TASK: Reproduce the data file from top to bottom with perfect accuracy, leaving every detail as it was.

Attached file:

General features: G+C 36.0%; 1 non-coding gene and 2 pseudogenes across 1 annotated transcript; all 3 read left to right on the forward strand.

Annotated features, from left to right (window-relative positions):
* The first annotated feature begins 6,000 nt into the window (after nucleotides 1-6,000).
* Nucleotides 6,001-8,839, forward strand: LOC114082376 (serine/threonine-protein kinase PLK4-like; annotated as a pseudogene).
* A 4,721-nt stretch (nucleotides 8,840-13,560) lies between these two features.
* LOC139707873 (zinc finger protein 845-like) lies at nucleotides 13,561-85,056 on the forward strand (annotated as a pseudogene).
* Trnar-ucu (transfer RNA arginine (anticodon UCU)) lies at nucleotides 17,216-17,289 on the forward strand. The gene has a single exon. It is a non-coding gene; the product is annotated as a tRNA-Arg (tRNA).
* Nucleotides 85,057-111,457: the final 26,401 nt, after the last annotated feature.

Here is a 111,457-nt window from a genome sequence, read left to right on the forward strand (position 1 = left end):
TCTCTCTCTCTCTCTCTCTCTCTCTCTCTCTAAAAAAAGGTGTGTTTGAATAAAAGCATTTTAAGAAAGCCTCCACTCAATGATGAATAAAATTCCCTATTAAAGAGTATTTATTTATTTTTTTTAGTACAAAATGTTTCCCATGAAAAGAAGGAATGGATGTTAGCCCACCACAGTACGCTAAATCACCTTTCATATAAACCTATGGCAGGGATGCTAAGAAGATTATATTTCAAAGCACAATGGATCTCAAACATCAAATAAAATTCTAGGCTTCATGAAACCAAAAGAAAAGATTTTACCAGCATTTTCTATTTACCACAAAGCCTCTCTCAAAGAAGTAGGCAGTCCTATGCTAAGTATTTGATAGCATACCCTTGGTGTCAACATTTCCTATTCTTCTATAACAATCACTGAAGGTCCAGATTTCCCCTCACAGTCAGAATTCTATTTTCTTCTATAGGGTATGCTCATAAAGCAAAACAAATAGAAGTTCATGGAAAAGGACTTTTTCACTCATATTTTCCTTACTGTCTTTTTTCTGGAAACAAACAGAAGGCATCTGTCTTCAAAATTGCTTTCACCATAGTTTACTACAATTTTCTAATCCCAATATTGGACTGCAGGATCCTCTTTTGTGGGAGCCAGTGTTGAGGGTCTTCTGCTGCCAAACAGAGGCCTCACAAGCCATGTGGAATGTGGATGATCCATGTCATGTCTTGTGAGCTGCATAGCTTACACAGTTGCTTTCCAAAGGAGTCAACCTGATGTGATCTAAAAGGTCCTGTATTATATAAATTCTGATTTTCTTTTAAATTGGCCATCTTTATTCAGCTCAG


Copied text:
General features: G+C 36.0%; 1 non-coding gene and 2 pseudogenes across 1 annotated transcript; all 3 read left to right on the forward strand.

Annotated features, from left to right (window-relative positions):
* The first annotated feature begins 6,000 nt into the window (after nucleotides 1-6,000).
* Nucleotides 6,001-8,839, forward strand: LOC114082376 (serine/threonine-protein kinase PLK4-like; annotated as a pseudogene).
* A 4,721-nt stretch (nucleotides 8,840-13,560) lies between these two features.
* LOC139707873 (zinc finger protein 845-like) lies at nucleotides 13,561-85,056 on the forward strand (annotated as a pseudogene).
* Trnar-ucu (transfer RNA arginine (anticodon UCU)) lies at nucleotides 17,216-17,289 on the forward strand. The gene has a single exon. It is a non-coding gene; the product is annotated as a tRNA-Arg (tRNA).
* Nucleotides 85,057-111,457: the final 26,401 nt, after the last annotated feature.

Here is a 111,457-nt window from a genome sequence, read left to right on the forward strand (position 1 = left end):
TCTCTCTCTCTCTCTCTCTCTCTCTCTCTCTAAAAAAAGGTGTGTTTGAATAAAAGCATTTTAAGAAAGCCTCCACTCAATGATGAATAAAATTCCCTATTAAAGAGTATTTATTTATTTTTTTTAGTACAAAATGTTTCCCATGAAAAGAAGGAATGGATGTTAGCCCACCACAGTACGCTAAATCACCTTTCATATAAACCTATGGCAGGGATGCTAAGAAGATTATATTTCAAAGCACAATGGATCTCAAACATCAAATAAAATTCTAGGCTTCATGAAACCAAAAGAAAAGATTTTACCAGCATTTTCTATTTACCACAAAGCCTCTCTCAAAGAAGTAGGCAGTCCTATGCTAAGTATTTGATAGCATACCCTTGGTGTCAACATTTCCTATTCTTCTATAACAATCACTGAAGGTCCAGATTTCCCCTCACAGTCAGAATTCTATTTTCTTCTATAGGGTATGCTCATAAAGCAAAACAAATAGAAGTTCATGGAAAAGGACTTTTTCACTCATATTTTCCTTACTGTCTTTTTTCTGGAAACAAACAGAAGGCATCTGTCTTCAAAATTGCTTTCACCATAGTTTACTACAATTTTCTAATCCCAATATTGGACTGCAGGATCCTCTTTTGTGGGAGCCAGTGTTGAGGGTCTTCTGCTGCCAAACAGAGGCCTCACAAGCCATGTGGAATGTGGATGATCCATGTCATGTCTTGTGAGCTGCATAGCTTACACAGTTGCTTTCCAAAGGAGTCAACCTGATGTGATCTAAAAGGTCCTGTATTATATAAATTCTGATTTTCTTTTAAATTGGCCATCTTTATTCAGCTCAG